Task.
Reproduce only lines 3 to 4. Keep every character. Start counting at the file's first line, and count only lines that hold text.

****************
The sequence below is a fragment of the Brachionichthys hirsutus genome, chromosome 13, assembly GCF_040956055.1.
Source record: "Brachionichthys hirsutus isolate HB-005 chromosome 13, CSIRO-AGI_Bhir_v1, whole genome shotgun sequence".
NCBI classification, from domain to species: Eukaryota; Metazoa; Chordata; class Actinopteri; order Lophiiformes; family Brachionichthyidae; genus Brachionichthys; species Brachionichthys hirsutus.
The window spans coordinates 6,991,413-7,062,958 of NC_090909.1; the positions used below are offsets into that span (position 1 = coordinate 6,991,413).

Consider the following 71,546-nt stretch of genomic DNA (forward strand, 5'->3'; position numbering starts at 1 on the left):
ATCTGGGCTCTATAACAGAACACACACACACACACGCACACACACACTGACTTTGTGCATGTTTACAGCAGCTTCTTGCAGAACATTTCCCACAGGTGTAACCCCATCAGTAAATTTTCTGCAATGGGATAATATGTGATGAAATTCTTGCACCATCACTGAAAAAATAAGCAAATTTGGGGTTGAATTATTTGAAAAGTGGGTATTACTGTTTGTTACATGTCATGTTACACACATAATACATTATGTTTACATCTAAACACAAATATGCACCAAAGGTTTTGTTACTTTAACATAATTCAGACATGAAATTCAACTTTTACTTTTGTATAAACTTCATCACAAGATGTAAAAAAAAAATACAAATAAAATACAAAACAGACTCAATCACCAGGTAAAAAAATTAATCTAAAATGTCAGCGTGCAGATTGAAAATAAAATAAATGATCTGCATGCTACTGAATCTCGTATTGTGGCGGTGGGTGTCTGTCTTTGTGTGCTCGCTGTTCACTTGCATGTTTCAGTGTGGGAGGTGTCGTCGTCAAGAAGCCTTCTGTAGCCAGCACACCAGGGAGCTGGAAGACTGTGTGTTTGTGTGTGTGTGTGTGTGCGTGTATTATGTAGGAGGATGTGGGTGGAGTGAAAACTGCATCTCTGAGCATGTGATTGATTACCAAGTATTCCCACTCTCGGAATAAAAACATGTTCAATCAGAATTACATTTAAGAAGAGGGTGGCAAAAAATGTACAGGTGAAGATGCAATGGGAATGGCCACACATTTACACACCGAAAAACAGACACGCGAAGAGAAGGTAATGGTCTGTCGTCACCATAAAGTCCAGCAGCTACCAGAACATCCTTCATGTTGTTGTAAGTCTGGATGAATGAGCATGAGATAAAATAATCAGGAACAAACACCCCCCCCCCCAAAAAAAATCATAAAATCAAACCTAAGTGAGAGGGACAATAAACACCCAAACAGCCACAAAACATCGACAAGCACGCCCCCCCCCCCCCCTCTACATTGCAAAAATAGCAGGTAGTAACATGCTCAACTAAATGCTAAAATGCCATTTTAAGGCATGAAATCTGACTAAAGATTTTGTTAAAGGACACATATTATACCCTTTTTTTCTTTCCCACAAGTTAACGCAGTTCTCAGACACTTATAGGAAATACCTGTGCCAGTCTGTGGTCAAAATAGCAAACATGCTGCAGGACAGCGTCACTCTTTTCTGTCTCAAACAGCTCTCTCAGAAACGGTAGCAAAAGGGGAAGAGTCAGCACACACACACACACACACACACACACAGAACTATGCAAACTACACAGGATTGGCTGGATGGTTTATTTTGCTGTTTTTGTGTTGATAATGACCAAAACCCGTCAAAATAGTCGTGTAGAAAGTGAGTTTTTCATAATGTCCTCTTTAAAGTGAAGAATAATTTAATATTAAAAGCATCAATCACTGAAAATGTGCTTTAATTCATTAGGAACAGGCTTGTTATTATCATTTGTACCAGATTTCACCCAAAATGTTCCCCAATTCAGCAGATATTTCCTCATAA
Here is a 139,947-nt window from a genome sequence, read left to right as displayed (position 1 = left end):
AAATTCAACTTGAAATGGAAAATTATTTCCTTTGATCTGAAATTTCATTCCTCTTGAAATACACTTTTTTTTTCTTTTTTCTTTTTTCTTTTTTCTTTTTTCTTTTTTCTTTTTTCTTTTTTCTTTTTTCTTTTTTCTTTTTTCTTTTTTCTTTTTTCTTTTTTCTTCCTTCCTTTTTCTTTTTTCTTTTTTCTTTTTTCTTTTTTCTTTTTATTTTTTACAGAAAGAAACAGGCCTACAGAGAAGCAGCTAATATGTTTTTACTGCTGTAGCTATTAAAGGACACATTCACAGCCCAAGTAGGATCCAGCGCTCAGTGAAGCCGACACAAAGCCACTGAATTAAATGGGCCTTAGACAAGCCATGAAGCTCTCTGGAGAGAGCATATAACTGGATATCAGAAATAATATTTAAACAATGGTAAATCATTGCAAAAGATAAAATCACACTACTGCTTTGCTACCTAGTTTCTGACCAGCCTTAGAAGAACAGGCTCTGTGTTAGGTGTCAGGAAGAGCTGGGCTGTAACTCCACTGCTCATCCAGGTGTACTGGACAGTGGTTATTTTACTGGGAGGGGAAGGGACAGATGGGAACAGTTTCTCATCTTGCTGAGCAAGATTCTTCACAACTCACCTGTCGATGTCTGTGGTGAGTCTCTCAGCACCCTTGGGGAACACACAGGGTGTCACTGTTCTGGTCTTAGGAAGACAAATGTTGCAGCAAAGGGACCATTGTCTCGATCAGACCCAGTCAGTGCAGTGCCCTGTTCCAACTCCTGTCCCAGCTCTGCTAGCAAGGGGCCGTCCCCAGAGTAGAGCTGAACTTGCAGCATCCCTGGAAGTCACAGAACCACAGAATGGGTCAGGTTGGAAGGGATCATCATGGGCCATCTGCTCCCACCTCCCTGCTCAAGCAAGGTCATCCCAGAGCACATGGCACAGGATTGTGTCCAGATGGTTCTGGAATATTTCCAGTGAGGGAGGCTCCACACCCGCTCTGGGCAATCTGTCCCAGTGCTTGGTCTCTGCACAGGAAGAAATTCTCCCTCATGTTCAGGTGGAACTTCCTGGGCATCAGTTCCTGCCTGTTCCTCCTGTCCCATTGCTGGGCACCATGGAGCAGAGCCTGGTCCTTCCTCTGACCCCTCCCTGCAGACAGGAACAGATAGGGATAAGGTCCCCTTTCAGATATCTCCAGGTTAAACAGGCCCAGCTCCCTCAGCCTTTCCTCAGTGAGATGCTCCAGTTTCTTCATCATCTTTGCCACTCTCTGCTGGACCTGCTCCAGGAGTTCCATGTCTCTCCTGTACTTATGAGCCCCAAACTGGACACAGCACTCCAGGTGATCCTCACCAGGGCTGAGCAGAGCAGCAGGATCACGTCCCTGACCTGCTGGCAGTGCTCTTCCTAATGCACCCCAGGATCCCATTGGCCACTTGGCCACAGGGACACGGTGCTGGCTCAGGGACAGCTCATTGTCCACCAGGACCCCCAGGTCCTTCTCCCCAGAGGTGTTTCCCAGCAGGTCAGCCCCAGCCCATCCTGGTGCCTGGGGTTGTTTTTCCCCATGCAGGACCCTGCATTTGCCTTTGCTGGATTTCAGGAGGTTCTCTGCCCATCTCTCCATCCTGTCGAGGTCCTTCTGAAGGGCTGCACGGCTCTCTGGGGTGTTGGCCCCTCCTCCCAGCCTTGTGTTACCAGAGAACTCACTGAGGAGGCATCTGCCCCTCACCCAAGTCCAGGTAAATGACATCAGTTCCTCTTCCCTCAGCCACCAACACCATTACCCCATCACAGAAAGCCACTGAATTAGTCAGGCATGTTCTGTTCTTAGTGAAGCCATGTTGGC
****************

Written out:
NCBI classification, from domain to species: Eukaryota; Metazoa; Chordata; class Actinopteri; order Lophiiformes; family Brachionichthyidae; genus Brachionichthys; species Brachionichthys hirsutus.
The window spans coordinates 6,991,413-7,062,958 of NC_090909.1; the positions used below are offsets into that span (position 1 = coordinate 6,991,413).